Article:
A BRISBANE company and its director have been fined $120,000 over the transport and storage of imported uncooked pig meat, considered a serious Foot and Mouth Disease risk.
The Department of Agriculture and Water Resources said pig meat can carry Foot and Mouth Disease, which could cost Australia around $50 billion over a decade if it was to arrive here.
The Commonwealth Director of Public Prosecutions website said 54 year-old Brisbane man, Peter Gooding, appeared before the District Court of Queensland on 13 December 2018 and was convicted of 76 charges of aiding his company, Storetrans Pty Ltd, trading as Goodings Container Transport, to deal with goods at non-quarantine approved premises without the permission of a quarantine officer or a director of quarantine.
They were found guilty of 76 separate offences relating to “dealing with landed cargo in quarantine” contrary to Section 44B (3) of the Quarantine Act 1908 in 2015 and 2015.
Gooding was sentenced to 12 months imprisonment on each offence to be served concurrently, to be released immediately upon the entry of a bond on the condition that he be of good behaviour for a period of three years. A single fine of $20,000 was also imposed on the offender. His company was fined $100,000.
The company was required to transport the imported containers directly to an approved arrangement site or to the processing facility of the importer, to ensure effective biosecurity control was maintained. However, the CDPP said on 76 occasions over a period of 23 weeks between August 2014 and February 2015, the offending company stored a total of 155 refrigerated containers of imported uncooked pig meat and pig fat (“raw pork”) at his business premises, located at the Port of Brisbane. The location was not approved by the Department of Agriculture and Water Resources for storage of imported goods that were subject to quarantine directions. The total quantity of raw pork stored was 3,612,084.75 kilograms (3,612 tonnes) and was ultimately delivered to the Hans/Primo smallgoods manufacturer at Wacol, Brisbane.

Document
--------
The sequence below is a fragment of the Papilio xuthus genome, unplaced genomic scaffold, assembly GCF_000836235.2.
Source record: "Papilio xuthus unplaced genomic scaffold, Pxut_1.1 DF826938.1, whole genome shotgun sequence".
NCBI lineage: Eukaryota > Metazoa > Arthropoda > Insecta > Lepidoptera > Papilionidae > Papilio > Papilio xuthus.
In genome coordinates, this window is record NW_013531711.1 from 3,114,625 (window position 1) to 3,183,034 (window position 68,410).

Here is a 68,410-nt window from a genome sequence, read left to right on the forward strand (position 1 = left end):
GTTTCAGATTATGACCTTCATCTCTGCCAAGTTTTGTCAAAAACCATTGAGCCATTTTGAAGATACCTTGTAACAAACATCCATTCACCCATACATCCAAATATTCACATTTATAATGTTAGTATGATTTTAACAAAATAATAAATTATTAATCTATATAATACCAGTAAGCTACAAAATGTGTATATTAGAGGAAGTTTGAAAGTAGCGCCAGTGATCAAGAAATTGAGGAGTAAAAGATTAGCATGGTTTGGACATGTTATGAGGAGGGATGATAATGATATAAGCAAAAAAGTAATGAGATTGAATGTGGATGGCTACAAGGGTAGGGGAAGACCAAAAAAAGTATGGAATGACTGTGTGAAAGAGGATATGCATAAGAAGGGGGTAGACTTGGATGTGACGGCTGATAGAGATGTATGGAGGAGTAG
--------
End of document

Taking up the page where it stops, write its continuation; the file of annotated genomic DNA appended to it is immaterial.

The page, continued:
The department said these actions could have exposed Australia’s agricultural industries, environment and the community to serious biosecurity risk. Imported raw pork is subject to stringent quarantine requirements upon entry to Australia. The Australian pork industry is largely disease free.
The CDPP said Gooding had industry knowledge of the risks associated with contravening quarantine directions, having previously operated quarantine-approved premises in Hemmant, Brisbane. The offender’s former facility was put on notice of possible suspension or revocation of its quarantine approval, after being assessed as not meeting certain requirements. Gooding subsequently closed that facility and moved operations to the Port of Brisbane. The offending was identified during an audit of an unrelated facility that was required to store the raw pork, subject to quarantine directions.
Pig meat can also carry African swine fever (ASF) which has no known cure. While ASF is harmless to humans, it is currently spreading throughout Asia and Europe and is a major threat to our $5.3 billion pork industry, the department said.
The department said biosecurity directions are issued for a reason. Importers and those within supply chains must comply. The department welcomes the strong penalties handed down by the court. It sends a clear message that breaches of Australia’s biosecurity conditions will not be tolerated, the department said.
For more information on biosecurity, visit agriculture.gov.au/biosecurity.